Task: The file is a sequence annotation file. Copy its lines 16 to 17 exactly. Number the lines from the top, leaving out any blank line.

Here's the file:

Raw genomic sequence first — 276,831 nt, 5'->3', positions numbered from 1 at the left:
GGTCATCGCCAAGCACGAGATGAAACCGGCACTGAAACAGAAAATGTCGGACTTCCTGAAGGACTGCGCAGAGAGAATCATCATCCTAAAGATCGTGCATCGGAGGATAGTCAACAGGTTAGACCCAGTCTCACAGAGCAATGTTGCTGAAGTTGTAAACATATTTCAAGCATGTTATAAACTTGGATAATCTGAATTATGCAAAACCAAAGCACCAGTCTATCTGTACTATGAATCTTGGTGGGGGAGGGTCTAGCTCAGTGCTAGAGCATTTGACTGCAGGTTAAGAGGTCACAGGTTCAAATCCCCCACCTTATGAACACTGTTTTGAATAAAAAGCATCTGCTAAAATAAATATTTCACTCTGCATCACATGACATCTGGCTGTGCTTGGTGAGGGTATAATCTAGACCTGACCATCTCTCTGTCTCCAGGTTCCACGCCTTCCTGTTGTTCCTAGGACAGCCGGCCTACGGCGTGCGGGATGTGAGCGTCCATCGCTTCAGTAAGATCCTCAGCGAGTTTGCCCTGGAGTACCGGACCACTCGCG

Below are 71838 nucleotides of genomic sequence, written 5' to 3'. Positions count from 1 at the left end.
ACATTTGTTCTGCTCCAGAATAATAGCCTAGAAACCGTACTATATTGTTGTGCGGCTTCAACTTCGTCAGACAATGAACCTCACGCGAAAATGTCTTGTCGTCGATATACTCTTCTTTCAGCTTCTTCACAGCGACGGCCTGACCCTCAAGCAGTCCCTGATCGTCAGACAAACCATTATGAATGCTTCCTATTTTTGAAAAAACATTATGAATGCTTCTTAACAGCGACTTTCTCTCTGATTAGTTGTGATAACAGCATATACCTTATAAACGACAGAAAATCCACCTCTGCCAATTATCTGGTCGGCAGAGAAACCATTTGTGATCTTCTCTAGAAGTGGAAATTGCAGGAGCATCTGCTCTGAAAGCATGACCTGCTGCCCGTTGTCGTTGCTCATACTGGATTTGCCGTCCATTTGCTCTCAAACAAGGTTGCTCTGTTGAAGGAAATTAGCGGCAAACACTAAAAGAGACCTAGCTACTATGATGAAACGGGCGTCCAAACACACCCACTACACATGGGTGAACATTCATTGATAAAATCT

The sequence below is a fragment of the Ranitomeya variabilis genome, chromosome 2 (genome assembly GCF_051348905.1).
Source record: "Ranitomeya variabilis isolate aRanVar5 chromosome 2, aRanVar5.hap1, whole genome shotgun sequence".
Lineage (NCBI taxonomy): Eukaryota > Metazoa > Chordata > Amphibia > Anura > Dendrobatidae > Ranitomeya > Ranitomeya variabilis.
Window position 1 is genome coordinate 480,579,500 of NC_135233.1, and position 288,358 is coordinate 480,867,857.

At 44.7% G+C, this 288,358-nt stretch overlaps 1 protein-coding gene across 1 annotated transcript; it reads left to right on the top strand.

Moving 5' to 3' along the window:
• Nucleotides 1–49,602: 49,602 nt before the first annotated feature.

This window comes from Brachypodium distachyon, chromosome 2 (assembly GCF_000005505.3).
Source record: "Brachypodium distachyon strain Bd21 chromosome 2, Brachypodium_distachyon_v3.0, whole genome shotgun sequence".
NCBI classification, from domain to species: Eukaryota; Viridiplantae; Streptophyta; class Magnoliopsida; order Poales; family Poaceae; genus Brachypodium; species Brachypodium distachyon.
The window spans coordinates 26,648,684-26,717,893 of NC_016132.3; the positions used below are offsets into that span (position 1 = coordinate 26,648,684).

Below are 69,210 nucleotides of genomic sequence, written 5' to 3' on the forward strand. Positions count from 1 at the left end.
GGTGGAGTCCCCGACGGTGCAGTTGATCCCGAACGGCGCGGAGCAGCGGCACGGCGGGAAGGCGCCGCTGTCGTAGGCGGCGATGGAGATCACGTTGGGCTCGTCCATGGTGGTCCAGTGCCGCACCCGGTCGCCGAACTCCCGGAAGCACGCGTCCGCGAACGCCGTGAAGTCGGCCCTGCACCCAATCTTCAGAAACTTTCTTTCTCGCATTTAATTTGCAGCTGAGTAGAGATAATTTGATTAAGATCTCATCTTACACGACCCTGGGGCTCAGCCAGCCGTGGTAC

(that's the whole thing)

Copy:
Below are 69,210 nucleotides of genomic sequence, written 5' to 3' on the forward strand. Positions count from 1 at the left end.
GGTGGAGTCCCCGACGGTGCAGTTGATCCCGAACGGCGCGGAGCAGCGGCACGGCGGGAAGGCGCCGCTGTCGTAGGCGGCGATGGAGATCACGTTGGGCTCGTCCATGGTGGTCCAGTGCCGCACCCGGTCGCCGAACTCCCGGAAGCACGCGTCCGCGAACGCCGTGAAGTCGGCCCTGCACCCAATCTTCAGAAACTTTCTTTCTCGCATTTAATTTGCAGCTGAGTAGAGATAATTTGATTAAGATCTCATCTTACACGACCCTGGGGCTCAGCCAGCCGTGGTAC